# Proof that a function is bounded

The question :

Let $f:[1,\infty)\to \mathbb{R}$ be a continuous function such that $\underset{x\rightarrow\infty}{\lim}f(x)=L$

Prove that the function is bounded.

My try :

By definition a continuous function $f:[1,\infty)\rightarrow\mathbb{R}$ 1. $f$ is continuous in $(1,\infty)$ i.e $\forall x_{0}>1\underset{x\rightarrow x_{0}}{\lim}f(x)=f(x_{0})$

1. $f$ continuous at $1^{+}$ i.e $\underset{x\rightarrow1^{+}}{\lim}f(x)=f(1)$

as stated in the question's contitions :$\underset{x\rightarrow\infty}{\lim}f(x)=L\iff\forall\varepsilon>0\,\exists M\in\mathbb{R}: x>M\rightarrow\left|f(x)-L\right|<\varepsilon$

Set $\varepsilon=\left|f(1)-L\right|$

Then exists $M$ such that $x>M\rightarrow\left|f(x)-L\right|\leq\left|f(1)-L\right|$ including when $x=1$

Set $\left|f(1)-L\right|=K$

This also implies that$M\geq1$

Thus we get $x\geq1\rightarrow\left|f(x)-L\right|\leq K \iff x\geq1\rightarrow L-K\leq f(x)\leq L+K$

Thus $f$ is bounded.

However I feel that this proof doesnt work and I do not fully understand what I have done here actually (just tried to replicate the lecture notes of my professor)

I want to understand this question and the correct way to answer it. Assistance will be greatly appreciated.

• You may already know that a continuous functoin on a compact (closed and bounded) interval would be bounded? – Hagen von Eitzen Apr 8 '16 at 19:28
• OK, funny but 100% true story... I had EXACTLY this problem on a term paper (trimester exam) in eleventh grade in high school, somewhere in Eastern Europe where I grew up. Several years later I had the exact same problem on a PhD qualifying exam at one of the top universities in the U.S. ("qualifying exams" are given at the end of PhD courses, right before you are allowed to start working on a dissertation). The kicker? My masters' degree in math from my old country was NOT RECOGNIZED in the U.S.! Go figure. – mathguy Apr 8 '16 at 19:40
• That is very interesting what you tell, which country if I could please ask ? also as an experienced person with this question could you please give me a hint on how to solve it ? – Pavel Penshin Apr 8 '16 at 19:48
• @mathguy: That's an astonishingly gentle question for an analysis qualifying exam. – Bungo Apr 8 '16 at 19:49
• Yep. I actually knew who wrote the problems for the exam, so I asked. The professor wanted to identify the candidates who didn't belong in the PhD program (which he did). Still seemed mighty odd to me - there ought to be other ways to achieve the same purpose. – mathguy Apr 8 '16 at 19:51

Since the comments seem to indicate that the OP is not familiar with the theorem that a continuous function $f$ is bounded on a compact set, here is a simple proof for the special case of a closed bounded interval $[a,b] \subset \mathbb R$.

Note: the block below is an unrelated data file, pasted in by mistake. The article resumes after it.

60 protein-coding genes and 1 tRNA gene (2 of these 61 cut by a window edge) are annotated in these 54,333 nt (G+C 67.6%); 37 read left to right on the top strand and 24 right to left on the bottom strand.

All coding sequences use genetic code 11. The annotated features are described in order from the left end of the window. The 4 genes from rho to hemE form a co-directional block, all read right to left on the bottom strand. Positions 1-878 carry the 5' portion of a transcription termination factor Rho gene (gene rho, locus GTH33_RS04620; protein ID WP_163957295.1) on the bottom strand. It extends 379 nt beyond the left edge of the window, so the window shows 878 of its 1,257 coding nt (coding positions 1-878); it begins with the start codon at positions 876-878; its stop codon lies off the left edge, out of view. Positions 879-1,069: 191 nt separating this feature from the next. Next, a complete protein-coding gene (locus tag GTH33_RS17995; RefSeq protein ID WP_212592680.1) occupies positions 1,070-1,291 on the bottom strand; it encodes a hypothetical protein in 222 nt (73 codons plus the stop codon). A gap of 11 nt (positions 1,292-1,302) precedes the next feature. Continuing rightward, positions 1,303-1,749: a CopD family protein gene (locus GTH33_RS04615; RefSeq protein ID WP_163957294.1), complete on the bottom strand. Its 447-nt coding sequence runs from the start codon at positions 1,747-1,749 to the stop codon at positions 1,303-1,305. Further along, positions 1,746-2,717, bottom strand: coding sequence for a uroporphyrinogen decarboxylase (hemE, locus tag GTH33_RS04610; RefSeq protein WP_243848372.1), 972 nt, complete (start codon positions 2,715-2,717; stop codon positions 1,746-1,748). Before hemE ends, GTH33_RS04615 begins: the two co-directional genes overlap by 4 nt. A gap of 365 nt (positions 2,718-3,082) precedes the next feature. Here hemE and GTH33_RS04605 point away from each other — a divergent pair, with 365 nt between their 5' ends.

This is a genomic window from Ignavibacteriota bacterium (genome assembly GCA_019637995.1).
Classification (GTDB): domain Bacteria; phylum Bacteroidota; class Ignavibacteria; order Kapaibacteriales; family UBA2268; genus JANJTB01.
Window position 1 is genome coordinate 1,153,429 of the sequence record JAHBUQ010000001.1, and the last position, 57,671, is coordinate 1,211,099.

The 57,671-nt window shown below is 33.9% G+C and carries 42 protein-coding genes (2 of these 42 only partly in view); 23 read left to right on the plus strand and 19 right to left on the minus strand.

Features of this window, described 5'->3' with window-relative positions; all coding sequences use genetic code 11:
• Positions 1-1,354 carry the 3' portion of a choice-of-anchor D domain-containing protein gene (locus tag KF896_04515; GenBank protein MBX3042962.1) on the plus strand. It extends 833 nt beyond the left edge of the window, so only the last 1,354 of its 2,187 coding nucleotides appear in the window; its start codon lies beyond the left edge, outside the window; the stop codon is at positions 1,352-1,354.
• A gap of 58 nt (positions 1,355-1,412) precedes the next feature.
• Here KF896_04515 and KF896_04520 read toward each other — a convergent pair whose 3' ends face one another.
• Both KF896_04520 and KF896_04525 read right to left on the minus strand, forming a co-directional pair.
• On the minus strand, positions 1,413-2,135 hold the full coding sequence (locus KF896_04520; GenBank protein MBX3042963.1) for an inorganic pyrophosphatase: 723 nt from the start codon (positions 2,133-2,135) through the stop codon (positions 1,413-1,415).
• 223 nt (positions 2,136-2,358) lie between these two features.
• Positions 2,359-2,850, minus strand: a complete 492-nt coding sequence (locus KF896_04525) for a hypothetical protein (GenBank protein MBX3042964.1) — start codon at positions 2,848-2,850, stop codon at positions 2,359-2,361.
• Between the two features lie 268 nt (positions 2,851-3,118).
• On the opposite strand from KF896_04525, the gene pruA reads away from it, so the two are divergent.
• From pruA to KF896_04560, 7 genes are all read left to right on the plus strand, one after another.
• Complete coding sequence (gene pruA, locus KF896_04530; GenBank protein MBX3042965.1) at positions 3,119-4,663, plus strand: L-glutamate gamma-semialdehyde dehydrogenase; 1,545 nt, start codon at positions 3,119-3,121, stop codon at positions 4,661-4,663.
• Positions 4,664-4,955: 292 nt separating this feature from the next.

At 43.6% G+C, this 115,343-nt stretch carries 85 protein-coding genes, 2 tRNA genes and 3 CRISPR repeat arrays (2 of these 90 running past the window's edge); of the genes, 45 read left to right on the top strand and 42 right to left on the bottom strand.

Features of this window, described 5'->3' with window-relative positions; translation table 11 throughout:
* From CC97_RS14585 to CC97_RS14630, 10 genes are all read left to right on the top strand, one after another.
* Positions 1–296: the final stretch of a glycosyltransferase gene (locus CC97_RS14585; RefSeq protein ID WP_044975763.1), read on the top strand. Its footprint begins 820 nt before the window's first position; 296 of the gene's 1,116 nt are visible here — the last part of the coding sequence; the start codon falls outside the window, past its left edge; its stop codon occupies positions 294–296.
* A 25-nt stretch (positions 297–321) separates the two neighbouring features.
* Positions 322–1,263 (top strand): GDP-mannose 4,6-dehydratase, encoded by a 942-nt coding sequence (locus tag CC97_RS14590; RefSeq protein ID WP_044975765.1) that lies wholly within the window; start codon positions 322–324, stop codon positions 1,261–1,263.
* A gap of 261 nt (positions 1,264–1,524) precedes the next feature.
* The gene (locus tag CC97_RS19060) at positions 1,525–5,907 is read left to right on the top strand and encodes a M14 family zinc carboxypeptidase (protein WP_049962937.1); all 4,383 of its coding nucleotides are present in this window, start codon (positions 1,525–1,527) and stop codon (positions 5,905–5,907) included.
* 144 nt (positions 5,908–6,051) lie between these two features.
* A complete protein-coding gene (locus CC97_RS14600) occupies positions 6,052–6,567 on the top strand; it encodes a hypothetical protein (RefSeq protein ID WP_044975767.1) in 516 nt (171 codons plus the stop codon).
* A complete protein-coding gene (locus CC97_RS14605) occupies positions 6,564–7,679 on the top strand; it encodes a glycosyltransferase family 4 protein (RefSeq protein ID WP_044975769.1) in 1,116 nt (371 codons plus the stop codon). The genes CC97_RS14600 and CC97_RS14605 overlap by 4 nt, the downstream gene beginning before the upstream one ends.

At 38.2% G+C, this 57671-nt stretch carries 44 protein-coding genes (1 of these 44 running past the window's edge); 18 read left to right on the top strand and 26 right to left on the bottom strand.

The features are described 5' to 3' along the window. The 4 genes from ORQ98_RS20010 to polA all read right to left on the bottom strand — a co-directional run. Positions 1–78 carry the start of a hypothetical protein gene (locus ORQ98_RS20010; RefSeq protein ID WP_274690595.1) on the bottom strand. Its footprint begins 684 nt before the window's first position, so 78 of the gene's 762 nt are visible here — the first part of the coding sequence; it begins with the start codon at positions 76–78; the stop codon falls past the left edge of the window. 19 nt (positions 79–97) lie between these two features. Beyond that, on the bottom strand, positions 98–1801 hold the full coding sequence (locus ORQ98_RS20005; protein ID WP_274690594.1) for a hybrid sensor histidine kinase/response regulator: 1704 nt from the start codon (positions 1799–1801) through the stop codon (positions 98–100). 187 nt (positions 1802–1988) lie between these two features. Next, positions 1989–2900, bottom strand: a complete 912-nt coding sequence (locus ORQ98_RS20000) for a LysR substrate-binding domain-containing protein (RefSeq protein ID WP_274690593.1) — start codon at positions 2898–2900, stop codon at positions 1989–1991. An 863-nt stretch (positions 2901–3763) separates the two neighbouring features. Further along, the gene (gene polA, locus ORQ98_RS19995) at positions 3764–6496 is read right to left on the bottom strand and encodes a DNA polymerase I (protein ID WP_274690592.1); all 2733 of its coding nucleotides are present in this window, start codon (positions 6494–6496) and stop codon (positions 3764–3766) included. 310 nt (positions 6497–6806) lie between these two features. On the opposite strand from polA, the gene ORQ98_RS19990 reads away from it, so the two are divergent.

Suppose for a contradiction that $f$ is not bounded on $[a,b]$. Therefore it must be either unbounded above or unbounded below. Without loss of generality, assume $f$ is unbounded above. (Otherwise replace $f$ with $-f$.)

Now divide the interval into two subintervals, $[a + (a+b)/2]$ and $[(a+b)/2, b]$. Now $f$ must be unbounded on one of these subintervals. Repeating this procedure, we identify a sequence of closed bounded intervals $[a,b] = I_0 \supset I_1 \supset I_2 \supset \cdots$ such that the length of $I_n$ is $(b-a)/2^n$, and $f$ is unbounded on each of these intervals.

This means that we can choose points $x_0 \in I_0$, $x_1 \in I_1$, $x_2 \in I_2$, etc. such that $f(x_n) > n$ for every $n$.

Now each $I_n$ contains every $x_k$ for $k \geq n$, and from this we can easily conclude that $x_k$ converges to some limit $x$. Since each $x_n$ is in $[a,b]$ and $[a,b]$ is closed, it contains all of its limit points, hence $x\in [a,b]$.

By continuity of $f$, we must have $$\lim_{n \to \infty}f(x_n) = f(x)$$ but this is impossible since $f(x_n) > n$ for every $n$.

Our assumption that $f$ is unbounded on $[a,b]$ is untenable, so $f$ must be bounded after all.

Take $\epsilon=1$ then there is $N$ so that if $x>N$ we have $|f(x)-L|<1$.

So the function is bounded on $[N,\infty)$.

On the other hand, every continuous function defined on a closed bounded interval is bounded. So $f$ is bounded on $[1,N]$.

Since $f$ is bounded on $[1,N]$ and $[N,\infty)$ we have $f$ is bounded on $[1,\infty)$ as desired.

• so the first thing that the function is bounded on the interval $[N,\infty)$ is understood because of the limit definition. The second part of $f$ being bounded on a closed interval $[1,N]$ is it from the definition of a continuous function ? and the last part is just a union $[1,N]\cup[N,\infty)$ Please let me know if I got it right. – Pavel Penshin Apr 8 '16 at 19:44
• @user313448: The fact that a continuous function $f$ is bounded on $[1,N]$ is not a consequence of the definition of continuity. It is a consequence of two important theorems: a closed, bounded set (such as $[1,N]$) is compact, and a continuous function is bounded on any compact set. – Bungo Apr 8 '16 at 19:55
• If a function is bounded on $A$ and $B$ then it is also bounded on $A \cup B$ - just use the higher of the two bounds as the bound over the whole union. Then: closed bounded intervals are compact, the image of a compact set under a continuous function is compact, and compact sets in $\mathbb R$ are bounded. These statements must all be covered in your calculus course, or else the problem is unfair. (Perhaps all they show in class/in the book is that the image of a closed and bounded interval is closed and bounded...) – mathguy Apr 8 '16 at 19:57
• Sorry, I was away, thanks to the other guys for covering all that other stuff so well. – Jorge Fernández Hidalgo Apr 8 '16 at 20:02